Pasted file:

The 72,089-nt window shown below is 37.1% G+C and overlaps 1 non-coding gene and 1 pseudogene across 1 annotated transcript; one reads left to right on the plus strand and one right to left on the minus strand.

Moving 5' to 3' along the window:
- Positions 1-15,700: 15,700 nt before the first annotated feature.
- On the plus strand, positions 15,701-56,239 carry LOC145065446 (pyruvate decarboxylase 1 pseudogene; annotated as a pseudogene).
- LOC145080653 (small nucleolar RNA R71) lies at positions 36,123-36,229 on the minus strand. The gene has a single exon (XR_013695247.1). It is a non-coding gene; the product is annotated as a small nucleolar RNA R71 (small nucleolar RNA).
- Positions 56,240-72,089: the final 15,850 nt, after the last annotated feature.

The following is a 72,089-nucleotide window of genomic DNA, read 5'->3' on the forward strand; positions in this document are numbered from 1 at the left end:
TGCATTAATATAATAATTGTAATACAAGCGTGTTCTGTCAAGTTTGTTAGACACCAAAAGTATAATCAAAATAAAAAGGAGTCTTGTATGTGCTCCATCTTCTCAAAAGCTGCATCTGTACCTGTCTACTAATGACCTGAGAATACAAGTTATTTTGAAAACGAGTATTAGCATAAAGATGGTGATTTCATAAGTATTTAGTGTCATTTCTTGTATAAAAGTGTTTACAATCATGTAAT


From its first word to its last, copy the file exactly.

The 72,089-nt window shown below is 37.1% G+C and overlaps 1 non-coding gene and 1 pseudogene across 1 annotated transcript; one reads left to right on the plus strand and one right to left on the minus strand.

Moving 5' to 3' along the window:
- Positions 1-15,700: 15,700 nt before the first annotated feature.
- On the plus strand, positions 15,701-56,239 carry LOC145065446 (pyruvate decarboxylase 1 pseudogene; annotated as a pseudogene).
- LOC145080653 (small nucleolar RNA R71) lies at positions 36,123-36,229 on the minus strand. The gene has a single exon (XR_013695247.1). It is a non-coding gene; the product is annotated as a small nucleolar RNA R71 (small nucleolar RNA).
- Positions 56,240-72,089: the final 15,850 nt, after the last annotated feature.

The following is a 72,089-nucleotide window of genomic DNA, read 5'->3' on the forward strand; positions in this document are numbered from 1 at the left end:
TGCATTAATATAATAATTGTAATACAAGCGTGTTCTGTCAAGTTTGTTAGACACCAAAAGTATAATCAAAATAAAAAGGAGTCTTGTATGTGCTCCATCTTCTCAAAAGCTGCATCTGTACCTGTCTACTAATGACCTGAGAATACAAGTTATTTTGAAAACGAGTATTAGCATAAAGATGGTGATTTCATAAGTATTTAGTGTCATTTCTTGTATAAAAGTGTTTACAATCATGTAAT